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Beware of econometricians bearing estimates: Policy analysis in a “unit root” world

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  • Menzie David Chinn

    (Assistant Professor of Economics at the University of Califormia, Santa Cruz)

Abstract

Current statistical approaches to modeling many economic relationships are grounded in traditional ideas of deterministic trends. Some of the failures of these approaches are due to inappropriate models using time series with “unit roots.” After a shock, unit root processes do not revert to some time trend, but rather can drift up or down without bounds. A “random walk” is a well-known example of a unit root process. The purpose of this paper is to explain the importance of unit root processes to policy analysts who make or rely upon econometric models using time series dat. In particular, the presence of unit root processes in GNP, energy and electricity consumption exports, imports, and other variables suggests that modifications to the way economic relationships are estimated may be necessary. Once these modifications are made, many important parameters turn out to be much different, with substantive implications for both forecasting and policy.

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Bibliographic Info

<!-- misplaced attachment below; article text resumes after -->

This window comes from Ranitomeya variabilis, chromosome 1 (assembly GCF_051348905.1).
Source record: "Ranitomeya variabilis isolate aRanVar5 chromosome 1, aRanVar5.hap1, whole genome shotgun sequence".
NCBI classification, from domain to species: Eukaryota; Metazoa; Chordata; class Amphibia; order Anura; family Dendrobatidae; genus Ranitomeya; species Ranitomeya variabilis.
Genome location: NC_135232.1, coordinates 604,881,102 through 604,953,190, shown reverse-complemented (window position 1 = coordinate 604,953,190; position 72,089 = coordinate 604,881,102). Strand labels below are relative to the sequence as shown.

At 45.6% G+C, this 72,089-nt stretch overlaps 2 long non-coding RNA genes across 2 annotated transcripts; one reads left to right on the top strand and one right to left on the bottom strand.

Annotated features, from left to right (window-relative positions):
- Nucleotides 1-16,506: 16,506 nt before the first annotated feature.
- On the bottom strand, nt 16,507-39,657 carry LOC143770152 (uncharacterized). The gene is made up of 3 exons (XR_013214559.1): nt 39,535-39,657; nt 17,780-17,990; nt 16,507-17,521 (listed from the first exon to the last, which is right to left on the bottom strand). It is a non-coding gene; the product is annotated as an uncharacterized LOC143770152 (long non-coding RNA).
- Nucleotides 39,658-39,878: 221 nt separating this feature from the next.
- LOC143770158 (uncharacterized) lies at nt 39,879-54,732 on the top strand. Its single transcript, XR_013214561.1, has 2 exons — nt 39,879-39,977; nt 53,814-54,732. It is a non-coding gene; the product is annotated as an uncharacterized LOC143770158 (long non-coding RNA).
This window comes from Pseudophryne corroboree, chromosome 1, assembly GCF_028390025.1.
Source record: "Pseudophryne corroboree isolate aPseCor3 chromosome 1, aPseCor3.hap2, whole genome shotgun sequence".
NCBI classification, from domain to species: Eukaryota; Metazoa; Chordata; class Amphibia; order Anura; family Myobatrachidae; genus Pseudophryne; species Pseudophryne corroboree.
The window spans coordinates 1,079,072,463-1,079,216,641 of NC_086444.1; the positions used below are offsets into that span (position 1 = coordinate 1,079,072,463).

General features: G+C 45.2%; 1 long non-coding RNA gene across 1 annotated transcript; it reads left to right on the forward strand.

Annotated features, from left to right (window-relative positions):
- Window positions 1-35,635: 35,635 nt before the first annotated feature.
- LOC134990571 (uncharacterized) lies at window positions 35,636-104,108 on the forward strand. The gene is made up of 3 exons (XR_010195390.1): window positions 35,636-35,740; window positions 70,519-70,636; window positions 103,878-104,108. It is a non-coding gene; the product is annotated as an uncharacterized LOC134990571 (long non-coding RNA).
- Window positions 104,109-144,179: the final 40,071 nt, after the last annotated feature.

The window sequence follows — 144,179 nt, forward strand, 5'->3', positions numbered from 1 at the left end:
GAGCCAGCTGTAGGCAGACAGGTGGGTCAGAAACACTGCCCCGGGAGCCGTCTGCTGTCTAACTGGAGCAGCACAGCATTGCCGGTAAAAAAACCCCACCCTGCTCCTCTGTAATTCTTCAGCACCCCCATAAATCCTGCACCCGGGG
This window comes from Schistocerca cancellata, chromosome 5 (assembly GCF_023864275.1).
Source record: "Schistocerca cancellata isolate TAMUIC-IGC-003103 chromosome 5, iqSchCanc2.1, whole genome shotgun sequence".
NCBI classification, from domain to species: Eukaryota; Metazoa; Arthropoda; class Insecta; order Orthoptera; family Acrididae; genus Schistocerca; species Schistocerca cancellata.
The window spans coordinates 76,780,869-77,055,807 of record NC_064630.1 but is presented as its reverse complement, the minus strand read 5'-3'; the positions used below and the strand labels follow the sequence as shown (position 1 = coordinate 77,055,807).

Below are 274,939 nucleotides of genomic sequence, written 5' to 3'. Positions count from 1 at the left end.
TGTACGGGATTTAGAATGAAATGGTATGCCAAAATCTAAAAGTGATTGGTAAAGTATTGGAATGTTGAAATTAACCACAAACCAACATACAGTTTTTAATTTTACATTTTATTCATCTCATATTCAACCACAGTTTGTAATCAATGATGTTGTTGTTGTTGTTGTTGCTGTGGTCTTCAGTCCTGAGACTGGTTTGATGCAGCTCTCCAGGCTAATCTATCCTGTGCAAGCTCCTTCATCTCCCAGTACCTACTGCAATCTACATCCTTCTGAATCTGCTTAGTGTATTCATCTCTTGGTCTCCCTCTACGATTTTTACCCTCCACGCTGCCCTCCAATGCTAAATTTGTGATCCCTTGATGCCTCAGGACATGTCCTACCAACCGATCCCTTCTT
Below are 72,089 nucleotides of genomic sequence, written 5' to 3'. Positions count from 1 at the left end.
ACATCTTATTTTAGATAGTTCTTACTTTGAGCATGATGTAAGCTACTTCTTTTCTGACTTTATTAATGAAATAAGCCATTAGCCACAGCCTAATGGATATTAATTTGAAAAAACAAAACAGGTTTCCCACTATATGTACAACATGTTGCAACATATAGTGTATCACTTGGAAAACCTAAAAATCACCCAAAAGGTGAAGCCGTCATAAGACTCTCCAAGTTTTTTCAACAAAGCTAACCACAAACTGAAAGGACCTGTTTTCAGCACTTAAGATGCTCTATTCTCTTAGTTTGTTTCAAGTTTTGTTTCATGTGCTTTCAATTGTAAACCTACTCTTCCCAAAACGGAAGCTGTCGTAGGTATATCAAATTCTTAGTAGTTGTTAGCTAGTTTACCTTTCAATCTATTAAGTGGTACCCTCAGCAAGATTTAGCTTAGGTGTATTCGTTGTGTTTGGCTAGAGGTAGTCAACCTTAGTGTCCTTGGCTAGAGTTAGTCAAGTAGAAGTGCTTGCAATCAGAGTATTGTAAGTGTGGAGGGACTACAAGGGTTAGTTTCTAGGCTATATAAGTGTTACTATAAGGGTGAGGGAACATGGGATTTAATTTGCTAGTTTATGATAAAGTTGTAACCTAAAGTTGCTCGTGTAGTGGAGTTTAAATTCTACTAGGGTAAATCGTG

Article provided by John Wiley & Sons, Ltd. in its journal Journal of Policy Analysis and Management.

Volume (Year): 10 (1991)
Issue (Month): 4 ()
Pages: 546-567

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Handle: RePEc:wly:jpamgt:v:10:y:1991:i:4:p:546-567

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Web page: http://www3.interscience.wiley.com/journal/34787/home

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  1. Boothe, Paul & Glassman, Debra, 1987. "Off the Mark: Lessons for Exchange Rate Modelling," Oxford Economic Papers, Oxford University Press, vol. 39(3), pages 443-57, September.
  2. Jeffrey A. Frankel & Richard Meese, 1987. "Are Exchange Rates Excessively Variable?," NBER Chapters, in: NBER Macroeconomics Annual 1987, Volume 2, pages 117-162 National Bureau of Economic Research, Inc.
  3. Banerjee, Anindya & Galbraith, John W & Dolado, Juan, 1990. "Dynamic Specification and Linear Transformations of the Autoregressive-Distributed Lag Model," Oxford Bulletin of Economics and Statistics, Department of Economics, University of Oxford, vol. 52(1), pages 95-104, February.
  4. Meese, Richard & Geweke, John, 1984. "A Comparison of Autoregressive Univariate Forecasting Procedures for Macroeconomic Time Series," Journal of Business & Economic Statistics, American Statistical Association, vol. 2(3), pages 191-200, July.
  5. Campbell, John Y & Mankiw, N Gregory, 1987. "Are Output Fluctuations Transitory?," The Quarterly Journal of Economics, MIT Press, vol. 102(4), pages 857-80, November.
  6. Perron, P., 1986. "Trends and Random Walks in Macroeconomic Time Series: Further Evidence From a New Approach," Cahiers de recherche 8650, Universite de Montreal, Departement de sciences economiques.